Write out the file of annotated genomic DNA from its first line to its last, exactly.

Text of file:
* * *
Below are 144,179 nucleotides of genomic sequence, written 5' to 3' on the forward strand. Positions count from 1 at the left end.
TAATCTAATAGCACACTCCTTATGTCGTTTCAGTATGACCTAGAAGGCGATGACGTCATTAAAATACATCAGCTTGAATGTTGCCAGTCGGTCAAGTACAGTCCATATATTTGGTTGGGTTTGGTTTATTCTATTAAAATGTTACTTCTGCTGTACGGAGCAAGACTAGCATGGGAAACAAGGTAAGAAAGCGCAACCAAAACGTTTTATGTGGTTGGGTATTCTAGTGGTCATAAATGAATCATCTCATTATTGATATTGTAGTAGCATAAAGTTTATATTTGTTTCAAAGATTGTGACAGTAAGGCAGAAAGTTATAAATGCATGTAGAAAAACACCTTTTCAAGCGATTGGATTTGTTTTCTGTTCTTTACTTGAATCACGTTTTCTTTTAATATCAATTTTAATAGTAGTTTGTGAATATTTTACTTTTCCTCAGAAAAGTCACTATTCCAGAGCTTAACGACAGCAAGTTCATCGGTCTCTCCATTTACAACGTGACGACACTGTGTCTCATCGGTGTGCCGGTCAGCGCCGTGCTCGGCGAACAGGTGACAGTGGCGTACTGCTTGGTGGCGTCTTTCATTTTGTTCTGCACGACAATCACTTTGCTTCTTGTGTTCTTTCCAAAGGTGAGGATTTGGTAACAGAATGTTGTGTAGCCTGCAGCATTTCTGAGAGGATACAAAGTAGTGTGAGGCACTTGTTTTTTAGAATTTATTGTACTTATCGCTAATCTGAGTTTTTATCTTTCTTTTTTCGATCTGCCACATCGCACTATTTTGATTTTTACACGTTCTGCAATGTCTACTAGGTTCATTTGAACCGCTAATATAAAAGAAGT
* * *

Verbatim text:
Below are 144,179 nucleotides of genomic sequence, written 5' to 3' on the forward strand. Positions count from 1 at the left end.
TAATCTAATAGCACACTCCTTATGTCGTTTCAGTATGACCTAGAAGGCGATGACGTCATTAAAATACATCAGCTTGAATGTTGCCAGTCGGTCAAGTACAGTCCATATATTTGGTTGGGTTTGGTTTATTCTATTAAAATGTTACTTCTGCTGTACGGAGCAAGACTAGCATGGGAAACAAGGTAAGAAAGCGCAACCAAAACGTTTTATGTGGTTGGGTATTCTAGTGGTCATAAATGAATCATCTCATTATTGATATTGTAGTAGCATAAAGTTTATATTTGTTTCAAAGATTGTGACAGTAAGGCAGAAAGTTATAAATGCATGTAGAAAAACACCTTTTCAAGCGATTGGATTTGTTTTCTGTTCTTTACTTGAATCACGTTTTCTTTTAATATCAATTTTAATAGTAGTTTGTGAATATTTTACTTTTCCTCAGAAAAGTCACTATTCCAGAGCTTAACGACAGCAAGTTCATCGGTCTCTCCATTTACAACGTGACGACACTGTGTCTCATCGGTGTGCCGGTCAGCGCCGTGCTCGGCGAACAGGTGACAGTGGCGTACTGCTTGGTGGCGTCTTTCATTTTGTTCTGCACGACAATCACTTTGCTTCTTGTGTTCTTTCCAAAGGTGAGGATTTGGTAACAGAATGTTGTGTAGCCTGCAGCATTTCTGAGAGGATACAAAGTAGTGTGAGGCACTTGTTTTTTAGAATTTATTGTACTTATCGCTAATCTGAGTTTTTATCTTTCTTTTTTCGATCTGCCACATCGCACTATTTTGATTTTTACACGTTCTGCAATGTCTACTAGGTTCATTTGAACCGCTAATATAAAAGAAGT